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Latest National Institute of General Medical Sciences Stories

2010-04-19 08:13:03

A new discovery about the wound-healing process could lead to better treatments for diabetics and other patients who have wounds that are slow to heal. Loyola University Health System researchers found that certain immune system cells slow the wound-healing process. Thus, it might be possible to improve healing by inactivating these immune system cells, said Elizabeth Kovacs, PhD, who heads the laboratory team that made the discovery. The findings by Kovacs and colleagues are reported online,...

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2010-03-31 13:46:44

Did you know that filling out your census card will help computer scientists model how diseases spread in the United States? Over the last four years, researchers at RTI International in North Carolina have been transforming data from the 2000 census"”which described the country's 281 million people and 116 million households"”into a virtual U.S. population. They finished the "synthetic population" last year, and they plan to update it when the 2010 census results come out. The...

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2010-03-18 09:05:00

University of Chicago scientists have successfully used geometrically patterned surfaces to influence the development of stem cells. The new approach is a departure from that of many stem-cell biologists, who focus instead on uncovering the role of proteins in controlling the fate of stem cells. "The cells are seeing the same soluble proteins. In both cases it's the shape alone that's dictating whether they turn into fat or bone, and that hasn't been appreciated before," said Milan Mrksich,...

2010-02-24 09:00:00

Partnership Combines Strengths to Speed New Treatments to Patients WASHINGTON, Feb. 24 /PRNewswire-USNewswire/ -- The U.S. Food and Drug Administration and the National Institutes of Health today unveiled an initiative designed to accelerate the process from scientific breakthrough to the availability of new, innovative medical therapies for patients. (Logo: http://www.newscom.com/cgi-bin/prnh/20090824/FDALOGO) The initiative involves two interrelated scientific disciplines:...

2010-02-23 10:07:13

Rate of T cell drop not helpful in decision to start treating HIV In research published this week in PLoS Medicine, Susan Huang and colleagues describe the use of a novel automated cluster detection tool, WHONET-SaTScan, made by integrating two freely available software packages, to identify hospital infection clusters. After applying the software to microbiology data from patients admitted to a 750-bed academic medical center in the US across four years (2002-2006), the authors found that...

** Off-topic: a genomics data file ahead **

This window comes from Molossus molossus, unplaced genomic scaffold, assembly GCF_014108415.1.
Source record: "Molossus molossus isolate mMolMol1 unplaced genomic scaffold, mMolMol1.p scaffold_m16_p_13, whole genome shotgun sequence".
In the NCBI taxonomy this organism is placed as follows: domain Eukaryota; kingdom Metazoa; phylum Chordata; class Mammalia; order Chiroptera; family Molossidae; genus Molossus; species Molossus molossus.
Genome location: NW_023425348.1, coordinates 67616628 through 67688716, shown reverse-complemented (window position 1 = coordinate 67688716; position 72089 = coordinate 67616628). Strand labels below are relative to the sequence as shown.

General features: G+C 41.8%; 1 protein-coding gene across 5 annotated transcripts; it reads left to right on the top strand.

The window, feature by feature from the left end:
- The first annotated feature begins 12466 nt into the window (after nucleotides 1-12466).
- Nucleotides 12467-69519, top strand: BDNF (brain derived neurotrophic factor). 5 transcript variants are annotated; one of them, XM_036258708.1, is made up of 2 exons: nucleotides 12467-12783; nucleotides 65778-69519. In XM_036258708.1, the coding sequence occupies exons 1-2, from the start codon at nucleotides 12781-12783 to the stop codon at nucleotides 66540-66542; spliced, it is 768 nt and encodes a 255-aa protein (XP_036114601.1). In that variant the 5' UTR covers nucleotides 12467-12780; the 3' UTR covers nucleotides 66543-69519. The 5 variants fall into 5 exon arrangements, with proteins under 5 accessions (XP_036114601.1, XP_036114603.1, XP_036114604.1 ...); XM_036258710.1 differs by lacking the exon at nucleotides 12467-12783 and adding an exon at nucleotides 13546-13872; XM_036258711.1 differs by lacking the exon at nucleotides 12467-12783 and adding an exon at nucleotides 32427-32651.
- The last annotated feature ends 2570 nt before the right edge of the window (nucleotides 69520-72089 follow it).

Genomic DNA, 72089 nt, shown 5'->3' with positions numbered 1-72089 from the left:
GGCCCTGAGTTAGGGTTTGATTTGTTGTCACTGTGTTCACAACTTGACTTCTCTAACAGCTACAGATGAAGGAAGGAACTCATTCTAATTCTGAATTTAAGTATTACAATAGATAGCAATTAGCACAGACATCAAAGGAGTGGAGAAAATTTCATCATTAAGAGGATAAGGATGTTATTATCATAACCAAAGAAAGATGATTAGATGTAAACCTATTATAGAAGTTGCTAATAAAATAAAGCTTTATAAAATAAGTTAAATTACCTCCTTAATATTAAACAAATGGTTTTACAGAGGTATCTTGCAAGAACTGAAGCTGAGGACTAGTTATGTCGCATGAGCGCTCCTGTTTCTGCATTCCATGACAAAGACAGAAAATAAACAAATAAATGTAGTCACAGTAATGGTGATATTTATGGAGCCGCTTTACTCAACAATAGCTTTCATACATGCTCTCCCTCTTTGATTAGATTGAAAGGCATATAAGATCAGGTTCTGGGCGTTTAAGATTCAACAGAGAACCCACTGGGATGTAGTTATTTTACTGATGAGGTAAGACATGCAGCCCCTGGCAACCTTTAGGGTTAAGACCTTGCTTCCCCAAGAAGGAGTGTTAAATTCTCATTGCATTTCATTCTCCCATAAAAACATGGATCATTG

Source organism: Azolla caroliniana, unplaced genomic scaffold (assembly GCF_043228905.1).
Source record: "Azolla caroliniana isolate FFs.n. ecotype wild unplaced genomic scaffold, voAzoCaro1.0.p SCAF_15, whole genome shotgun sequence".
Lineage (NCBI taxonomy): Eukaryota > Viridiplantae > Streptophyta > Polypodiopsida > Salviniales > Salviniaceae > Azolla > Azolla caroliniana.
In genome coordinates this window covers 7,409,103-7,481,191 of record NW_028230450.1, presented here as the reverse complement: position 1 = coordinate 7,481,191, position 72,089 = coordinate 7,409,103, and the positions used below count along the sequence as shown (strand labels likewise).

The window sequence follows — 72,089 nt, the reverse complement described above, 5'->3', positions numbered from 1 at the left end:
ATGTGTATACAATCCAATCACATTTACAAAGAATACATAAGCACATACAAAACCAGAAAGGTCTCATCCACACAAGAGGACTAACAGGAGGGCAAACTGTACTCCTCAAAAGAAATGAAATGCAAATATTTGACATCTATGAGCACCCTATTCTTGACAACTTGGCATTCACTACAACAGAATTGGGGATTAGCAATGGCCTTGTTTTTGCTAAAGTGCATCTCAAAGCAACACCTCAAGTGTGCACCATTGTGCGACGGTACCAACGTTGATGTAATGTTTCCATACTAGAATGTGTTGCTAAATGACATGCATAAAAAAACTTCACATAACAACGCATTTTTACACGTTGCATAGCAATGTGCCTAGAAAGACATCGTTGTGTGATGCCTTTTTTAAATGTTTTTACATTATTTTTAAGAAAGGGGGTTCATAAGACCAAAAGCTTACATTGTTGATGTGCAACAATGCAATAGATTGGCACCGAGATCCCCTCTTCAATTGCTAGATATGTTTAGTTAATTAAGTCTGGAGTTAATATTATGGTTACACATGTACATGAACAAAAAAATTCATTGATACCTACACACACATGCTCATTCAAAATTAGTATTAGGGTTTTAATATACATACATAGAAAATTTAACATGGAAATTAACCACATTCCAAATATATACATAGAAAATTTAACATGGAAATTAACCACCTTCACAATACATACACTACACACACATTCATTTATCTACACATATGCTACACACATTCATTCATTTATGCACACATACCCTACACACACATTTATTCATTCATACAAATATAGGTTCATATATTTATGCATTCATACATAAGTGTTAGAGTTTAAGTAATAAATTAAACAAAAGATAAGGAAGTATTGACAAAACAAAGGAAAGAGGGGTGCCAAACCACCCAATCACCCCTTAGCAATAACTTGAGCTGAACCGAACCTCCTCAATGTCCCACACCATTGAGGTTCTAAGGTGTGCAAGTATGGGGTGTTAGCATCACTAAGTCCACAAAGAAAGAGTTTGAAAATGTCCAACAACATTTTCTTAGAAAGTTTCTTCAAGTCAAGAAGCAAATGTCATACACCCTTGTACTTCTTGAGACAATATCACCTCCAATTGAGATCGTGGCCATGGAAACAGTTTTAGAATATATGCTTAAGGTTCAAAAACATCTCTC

2009-08-27 07:38:57

A new study reports that as many as 30 percent of people taking Plavix, one of the world's best-selling medicines, respond negatively to the drug and are at risk for stroke and heart attack. Plavix is meant to prevent blood clots in people with heart disease by keeping platelets from sticking together. Researchers at the National Institute of General Medical Sciences (NIGMS) at the National Institutes of Health (NIH) performed a genome-wide association study in two distinct populations,...

2009-08-25 15:28:05

 A new study reports that a gene variant carried by about a third of the population plays a major role in this group's response to an anti-clotting medicine, clopidogrel (Plavix). People with the variant produce a defective version of the CYP2C19 enzyme and are less able to activate the drug.One of the world's best-selling medicines, Plavix prevents blood clots in people with heart disease by keeping platelets from sticking together. But about 30 percent of people respond poorly to the...

2009-08-13 07:18:40

Drs. Gayle Slaughter, assistant dean of graduate education in the graduate school of biomedical sciences at Baylor College of Medicine, and Michael J. Friedlander, chair of the department of neuroscience and director of neuroscience initiatives at BCM, were awarded National Institute of General Medical Sciences' funding from the National Institutes of Health through the American Recovery and Reinvestment Act.The two awards, $240,969 and $136,816 respectively, will be used over the next two...

2009-03-27 09:49:18

A research team at the Scripps Research Institute has obtained the first glimpse of a protein that keeps certain substances, including many drugs, out of cells. The protein, called P-glycoprotein or P-gp for short, is one of the main reasons cancer cells are resistant to chemotherapy drugs. Understanding its structure may help scientists design more effective drugs. The new research was described in the March 27, 2009, issue of the journal Science. "This structure is an important advance and...

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2009-03-26 16:22:50

Scientists have reported discovering a new technique of developing human skin cells to carry properties of powerful embryonic stem cells. Dr James A. Thomson, of the University of Wisconsin-Madison, led a team of researchers to use a process known as pluripotency to endow various cells with the capacity to develop into any of the roughly 220 types of cells. Scientists have previously reported some success with pluripotency techniques, but Thomson's research marks the first time scientists...


Word of the Day
bibliopole
  • A bookseller; now, especially, a dealer in rare and curious books.
This word comes from a Greek phrase meaning 'book seller.'
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